Exploding Star Eta Carinae, Seen in Three Dimensions

Exploding Star Eta Carinae, Seen in Three Dimensions

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Fast Facts
News release ID: STScI-1996-23
Release Date: Jun 10, 1996
Image Use: Copyright
About this image

This is a unique three-dimensional image of the star Eta Carinae, with its twin lobes and equatorial disk of expanding dust and gas. The picture, taken with the Hubble Space Telescope, was assembled from two images of Eta Carinae take 17 months apart (April 1994, September 1995). The motion of the gas and dust between the observations, and Hubble's high resolution, allows astronomers to combine and encode the images to reveal the true three-dimensional geometry of the system.

This image is a red/blue "anaglyph" stereo picture. It will appear in 3-D when viewed using red/blue stereo glasses. Such glasses consist of a red lens over the left eye and a blue lens over the right eye. A true stereo picture consists of two separate images intended to be viewed by each eye independently. An anaglyph image combines the two views by representing one inherently black & white image in blue only and the other in red only. Viewing an anaglyph image with red/blue glasses separates the two views by permitting only the appropriate part of the image to reach the intended eye. Stereo glasses can be made by using red and blue celophane or gelatin filter material. Inexpensive stereo glasses may be purchased where 3-D comic books are sold, among other places.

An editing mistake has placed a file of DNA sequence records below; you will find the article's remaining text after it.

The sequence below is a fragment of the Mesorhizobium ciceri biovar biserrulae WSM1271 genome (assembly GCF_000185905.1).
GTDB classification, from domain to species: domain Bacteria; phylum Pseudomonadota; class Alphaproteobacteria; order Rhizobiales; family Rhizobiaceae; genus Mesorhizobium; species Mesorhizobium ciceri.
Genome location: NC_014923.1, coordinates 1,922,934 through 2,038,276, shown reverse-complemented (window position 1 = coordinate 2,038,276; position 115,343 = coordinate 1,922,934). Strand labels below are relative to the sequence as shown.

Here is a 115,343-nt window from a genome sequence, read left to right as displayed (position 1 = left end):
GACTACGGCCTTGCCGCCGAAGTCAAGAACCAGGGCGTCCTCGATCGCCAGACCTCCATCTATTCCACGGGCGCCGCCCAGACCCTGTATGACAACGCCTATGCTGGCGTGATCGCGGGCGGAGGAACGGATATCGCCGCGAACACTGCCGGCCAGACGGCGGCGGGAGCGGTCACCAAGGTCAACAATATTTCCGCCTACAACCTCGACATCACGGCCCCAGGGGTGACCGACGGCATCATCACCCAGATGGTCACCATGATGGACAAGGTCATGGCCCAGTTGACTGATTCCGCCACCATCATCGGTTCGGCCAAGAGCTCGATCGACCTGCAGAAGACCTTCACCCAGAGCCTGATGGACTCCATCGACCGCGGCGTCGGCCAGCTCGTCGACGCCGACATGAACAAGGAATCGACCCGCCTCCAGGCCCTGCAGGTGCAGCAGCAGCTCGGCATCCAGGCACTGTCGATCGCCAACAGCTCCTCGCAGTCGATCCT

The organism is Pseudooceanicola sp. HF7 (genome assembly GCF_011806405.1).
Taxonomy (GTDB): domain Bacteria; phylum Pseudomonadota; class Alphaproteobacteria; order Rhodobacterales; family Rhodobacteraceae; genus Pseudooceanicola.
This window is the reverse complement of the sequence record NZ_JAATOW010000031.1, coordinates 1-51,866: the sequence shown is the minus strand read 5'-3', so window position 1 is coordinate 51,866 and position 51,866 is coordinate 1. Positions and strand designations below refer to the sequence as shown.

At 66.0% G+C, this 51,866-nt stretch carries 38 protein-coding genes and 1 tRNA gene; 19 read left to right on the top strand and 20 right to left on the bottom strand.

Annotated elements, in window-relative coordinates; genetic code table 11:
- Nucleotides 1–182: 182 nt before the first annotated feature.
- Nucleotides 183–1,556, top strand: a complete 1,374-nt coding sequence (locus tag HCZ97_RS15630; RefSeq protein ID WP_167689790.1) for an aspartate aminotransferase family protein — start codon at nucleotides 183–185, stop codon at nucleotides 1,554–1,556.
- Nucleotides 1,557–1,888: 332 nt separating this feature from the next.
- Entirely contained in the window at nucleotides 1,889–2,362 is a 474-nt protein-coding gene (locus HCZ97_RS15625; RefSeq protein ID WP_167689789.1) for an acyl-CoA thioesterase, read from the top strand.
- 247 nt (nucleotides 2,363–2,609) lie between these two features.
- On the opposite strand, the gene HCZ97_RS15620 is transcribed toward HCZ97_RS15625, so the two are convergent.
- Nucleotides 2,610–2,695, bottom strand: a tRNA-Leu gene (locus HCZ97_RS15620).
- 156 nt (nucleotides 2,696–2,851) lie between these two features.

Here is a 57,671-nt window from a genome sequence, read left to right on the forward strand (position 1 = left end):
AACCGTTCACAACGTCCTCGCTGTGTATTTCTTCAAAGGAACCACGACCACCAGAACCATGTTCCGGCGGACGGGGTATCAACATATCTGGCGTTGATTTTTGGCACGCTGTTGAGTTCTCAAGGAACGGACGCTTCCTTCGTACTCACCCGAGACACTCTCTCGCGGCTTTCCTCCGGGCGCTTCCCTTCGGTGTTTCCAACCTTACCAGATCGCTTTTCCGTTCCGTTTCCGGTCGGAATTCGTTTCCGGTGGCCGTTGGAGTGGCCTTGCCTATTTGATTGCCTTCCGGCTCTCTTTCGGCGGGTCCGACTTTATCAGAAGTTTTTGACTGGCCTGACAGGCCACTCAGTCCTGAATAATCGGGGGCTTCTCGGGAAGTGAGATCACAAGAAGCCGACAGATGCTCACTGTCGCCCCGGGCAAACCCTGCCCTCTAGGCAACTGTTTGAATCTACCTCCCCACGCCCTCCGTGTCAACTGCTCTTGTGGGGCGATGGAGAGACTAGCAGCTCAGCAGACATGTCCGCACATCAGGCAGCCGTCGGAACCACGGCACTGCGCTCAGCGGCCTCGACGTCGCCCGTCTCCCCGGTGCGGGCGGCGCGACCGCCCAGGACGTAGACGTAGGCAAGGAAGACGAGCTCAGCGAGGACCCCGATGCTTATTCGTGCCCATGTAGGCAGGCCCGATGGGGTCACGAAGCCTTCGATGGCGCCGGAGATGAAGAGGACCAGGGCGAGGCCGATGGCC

The resulting view clearly shows the nebula's "barbell" shape of two giant, roughly spherical lobes of ejecta, with the bottom-left lobe in the foreground and the top-right lobe tilted away. Fast-moving material along the star's equator lies in a thin disk between the lobes, like an LP record between two basketballs. The image shows curious streamers of material flowing from the disk far out into space.

The images were taken in violet light with Hubble's Wide Field Planetary Camera 2. The star is more than 8,000 light-years away in the southern constellation Carina.

Massive Stars, Observations, Stars


Jon Morse (University of Colorado), Kris Davidson (University of Minnesota), and NASA